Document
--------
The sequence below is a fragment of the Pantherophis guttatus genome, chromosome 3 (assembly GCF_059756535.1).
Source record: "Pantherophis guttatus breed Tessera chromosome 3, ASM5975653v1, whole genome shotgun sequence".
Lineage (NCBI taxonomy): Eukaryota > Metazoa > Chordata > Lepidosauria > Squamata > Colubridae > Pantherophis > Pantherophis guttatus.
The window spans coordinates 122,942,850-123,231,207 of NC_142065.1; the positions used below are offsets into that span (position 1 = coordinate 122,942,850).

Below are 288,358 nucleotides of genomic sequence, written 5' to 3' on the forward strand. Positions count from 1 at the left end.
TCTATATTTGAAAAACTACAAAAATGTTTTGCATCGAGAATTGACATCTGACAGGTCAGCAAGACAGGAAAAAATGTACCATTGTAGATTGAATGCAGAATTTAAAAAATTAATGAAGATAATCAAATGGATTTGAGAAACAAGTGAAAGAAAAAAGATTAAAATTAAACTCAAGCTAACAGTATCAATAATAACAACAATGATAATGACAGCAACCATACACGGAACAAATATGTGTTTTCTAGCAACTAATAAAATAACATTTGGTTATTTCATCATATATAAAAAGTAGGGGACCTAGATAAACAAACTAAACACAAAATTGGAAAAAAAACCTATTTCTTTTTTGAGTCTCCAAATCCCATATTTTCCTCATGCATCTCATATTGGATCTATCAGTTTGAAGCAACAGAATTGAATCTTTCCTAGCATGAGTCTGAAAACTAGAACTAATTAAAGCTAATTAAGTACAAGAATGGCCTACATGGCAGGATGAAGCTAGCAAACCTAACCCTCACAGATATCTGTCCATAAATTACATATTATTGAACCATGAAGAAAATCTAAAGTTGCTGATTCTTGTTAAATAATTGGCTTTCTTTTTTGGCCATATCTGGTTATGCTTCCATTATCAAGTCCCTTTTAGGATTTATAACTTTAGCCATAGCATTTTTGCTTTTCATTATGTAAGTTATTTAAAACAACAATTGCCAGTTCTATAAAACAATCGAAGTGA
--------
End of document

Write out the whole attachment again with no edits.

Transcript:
The sequence below is a fragment of the Pantherophis guttatus genome, chromosome 3 (assembly GCF_059756535.1).
Source record: "Pantherophis guttatus breed Tessera chromosome 3, ASM5975653v1, whole genome shotgun sequence".
Lineage (NCBI taxonomy): Eukaryota > Metazoa > Chordata > Lepidosauria > Squamata > Colubridae > Pantherophis > Pantherophis guttatus.
The window spans coordinates 122,942,850-123,231,207 of NC_142065.1; the positions used below are offsets into that span (position 1 = coordinate 122,942,850).

Below are 288,358 nucleotides of genomic sequence, written 5' to 3' on the forward strand. Positions count from 1 at the left end.
TCTATATTTGAAAAACTACAAAAATGTTTTGCATCGAGAATTGACATCTGACAGGTCAGCAAGACAGGAAAAAATGTACCATTGTAGATTGAATGCAGAATTTAAAAAATTAATGAAGATAATCAAATGGATTTGAGAAACAAGTGAAAGAAAAAAGATTAAAATTAAACTCAAGCTAACAGTATCAATAATAACAACAATGATAATGACAGCAACCATACACGGAACAAATATGTGTTTTCTAGCAACTAATAAAATAACATTTGGTTATTTCATCATATATAAAAAGTAGGGGACCTAGATAAACAAACTAAACACAAAATTGGAAAAAAAACCTATTTCTTTTTTGAGTCTCCAAATCCCATATTTTCCTCATGCATCTCATATTGGATCTATCAGTTTGAAGCAACAGAATTGAATCTTTCCTAGCATGAGTCTGAAAACTAGAACTAATTAAAGCTAATTAAGTACAAGAATGGCCTACATGGCAGGATGAAGCTAGCAAACCTAACCCTCACAGATATCTGTCCATAAATTACATATTATTGAACCATGAAGAAAATCTAAAGTTGCTGATTCTTGTTAAATAATTGGCTTTCTTTTTTGGCCATATCTGGTTATGCTTCCATTATCAAGTCCCTTTTAGGATTTATAACTTTAGCCATAGCATTTTTGCTTTTCATTATGTAAGTTATTTAAAACAACAATTGCCAGTTCTATAAAACAATCGAAGTGA